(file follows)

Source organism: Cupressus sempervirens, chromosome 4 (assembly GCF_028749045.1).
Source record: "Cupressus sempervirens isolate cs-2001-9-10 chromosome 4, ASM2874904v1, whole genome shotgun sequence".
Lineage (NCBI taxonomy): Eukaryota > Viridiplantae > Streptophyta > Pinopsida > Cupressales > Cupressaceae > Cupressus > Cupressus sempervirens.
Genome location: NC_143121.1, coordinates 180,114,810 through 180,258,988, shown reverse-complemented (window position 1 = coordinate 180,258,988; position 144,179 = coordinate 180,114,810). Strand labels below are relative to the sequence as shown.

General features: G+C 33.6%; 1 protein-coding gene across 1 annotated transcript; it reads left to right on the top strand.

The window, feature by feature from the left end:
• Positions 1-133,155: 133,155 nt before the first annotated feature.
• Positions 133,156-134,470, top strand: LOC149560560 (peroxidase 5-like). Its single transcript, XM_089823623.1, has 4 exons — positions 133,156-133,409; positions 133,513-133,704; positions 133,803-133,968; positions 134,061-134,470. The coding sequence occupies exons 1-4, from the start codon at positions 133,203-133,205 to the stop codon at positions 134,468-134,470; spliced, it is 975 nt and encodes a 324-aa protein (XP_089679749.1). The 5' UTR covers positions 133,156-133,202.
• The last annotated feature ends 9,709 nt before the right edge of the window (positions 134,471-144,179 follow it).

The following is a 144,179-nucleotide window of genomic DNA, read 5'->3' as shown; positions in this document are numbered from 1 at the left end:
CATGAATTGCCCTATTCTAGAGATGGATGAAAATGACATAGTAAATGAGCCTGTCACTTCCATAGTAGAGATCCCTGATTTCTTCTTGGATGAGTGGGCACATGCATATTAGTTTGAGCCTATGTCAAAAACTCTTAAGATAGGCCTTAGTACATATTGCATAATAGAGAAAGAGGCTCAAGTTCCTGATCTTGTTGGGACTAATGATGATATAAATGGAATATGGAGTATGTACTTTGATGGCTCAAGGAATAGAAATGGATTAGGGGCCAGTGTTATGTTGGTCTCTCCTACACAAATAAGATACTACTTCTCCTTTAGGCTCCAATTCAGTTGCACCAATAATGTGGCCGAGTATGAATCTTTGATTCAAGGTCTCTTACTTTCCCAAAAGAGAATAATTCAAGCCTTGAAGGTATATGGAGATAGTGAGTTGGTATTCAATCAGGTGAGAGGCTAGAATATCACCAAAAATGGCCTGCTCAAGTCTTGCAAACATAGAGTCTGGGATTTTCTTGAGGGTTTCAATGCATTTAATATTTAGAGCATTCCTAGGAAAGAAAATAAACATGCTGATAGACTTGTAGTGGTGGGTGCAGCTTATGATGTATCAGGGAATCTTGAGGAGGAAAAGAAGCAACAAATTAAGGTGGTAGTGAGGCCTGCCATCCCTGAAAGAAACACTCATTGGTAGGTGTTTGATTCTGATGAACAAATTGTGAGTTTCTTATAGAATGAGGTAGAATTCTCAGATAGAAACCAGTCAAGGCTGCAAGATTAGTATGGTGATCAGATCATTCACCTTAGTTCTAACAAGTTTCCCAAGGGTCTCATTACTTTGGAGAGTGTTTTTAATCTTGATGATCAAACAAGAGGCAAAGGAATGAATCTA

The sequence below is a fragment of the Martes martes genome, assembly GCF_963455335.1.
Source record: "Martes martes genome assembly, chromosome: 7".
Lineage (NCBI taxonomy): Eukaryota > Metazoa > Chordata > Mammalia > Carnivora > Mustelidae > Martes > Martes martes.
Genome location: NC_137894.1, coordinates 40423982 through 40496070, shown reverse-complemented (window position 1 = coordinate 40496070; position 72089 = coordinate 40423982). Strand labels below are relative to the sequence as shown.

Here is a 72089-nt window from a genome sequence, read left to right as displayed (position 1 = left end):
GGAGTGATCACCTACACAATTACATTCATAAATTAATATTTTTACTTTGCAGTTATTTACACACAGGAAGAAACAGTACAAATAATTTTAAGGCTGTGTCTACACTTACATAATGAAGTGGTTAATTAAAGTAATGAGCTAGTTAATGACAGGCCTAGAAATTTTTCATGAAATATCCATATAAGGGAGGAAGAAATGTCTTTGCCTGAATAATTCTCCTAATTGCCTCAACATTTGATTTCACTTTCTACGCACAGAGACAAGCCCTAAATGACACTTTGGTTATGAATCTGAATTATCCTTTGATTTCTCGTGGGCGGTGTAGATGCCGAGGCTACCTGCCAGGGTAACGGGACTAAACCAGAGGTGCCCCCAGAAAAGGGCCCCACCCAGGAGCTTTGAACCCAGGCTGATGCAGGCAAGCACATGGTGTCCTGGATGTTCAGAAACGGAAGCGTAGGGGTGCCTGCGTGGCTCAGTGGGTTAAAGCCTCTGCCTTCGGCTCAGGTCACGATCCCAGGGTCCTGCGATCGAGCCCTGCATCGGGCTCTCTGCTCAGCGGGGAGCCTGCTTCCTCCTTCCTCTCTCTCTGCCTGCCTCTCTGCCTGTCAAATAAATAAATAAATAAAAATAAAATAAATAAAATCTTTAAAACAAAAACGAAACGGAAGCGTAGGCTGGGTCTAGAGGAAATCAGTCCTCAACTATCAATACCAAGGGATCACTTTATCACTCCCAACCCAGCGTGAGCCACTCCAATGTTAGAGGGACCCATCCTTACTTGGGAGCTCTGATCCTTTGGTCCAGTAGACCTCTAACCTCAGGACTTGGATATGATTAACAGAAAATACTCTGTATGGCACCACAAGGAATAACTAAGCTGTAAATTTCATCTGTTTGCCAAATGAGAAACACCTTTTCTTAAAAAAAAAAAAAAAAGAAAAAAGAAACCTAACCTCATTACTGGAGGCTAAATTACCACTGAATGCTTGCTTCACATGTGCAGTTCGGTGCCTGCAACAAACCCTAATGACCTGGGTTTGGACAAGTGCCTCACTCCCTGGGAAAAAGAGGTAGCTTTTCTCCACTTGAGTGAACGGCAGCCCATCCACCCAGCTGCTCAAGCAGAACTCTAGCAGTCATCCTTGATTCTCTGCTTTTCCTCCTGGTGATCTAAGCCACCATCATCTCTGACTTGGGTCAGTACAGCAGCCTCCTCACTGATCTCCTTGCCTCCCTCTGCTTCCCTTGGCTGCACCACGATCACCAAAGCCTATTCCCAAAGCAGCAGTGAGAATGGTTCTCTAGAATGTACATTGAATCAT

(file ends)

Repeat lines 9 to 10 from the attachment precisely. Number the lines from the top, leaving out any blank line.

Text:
• The last annotated feature ends 9,709 nt before the right edge of the window (positions 134,471-144,179 follow it).

The following is a 144,179-nucleotide window of genomic DNA, read 5'->3' as shown; positions in this document are numbered from 1 at the left end: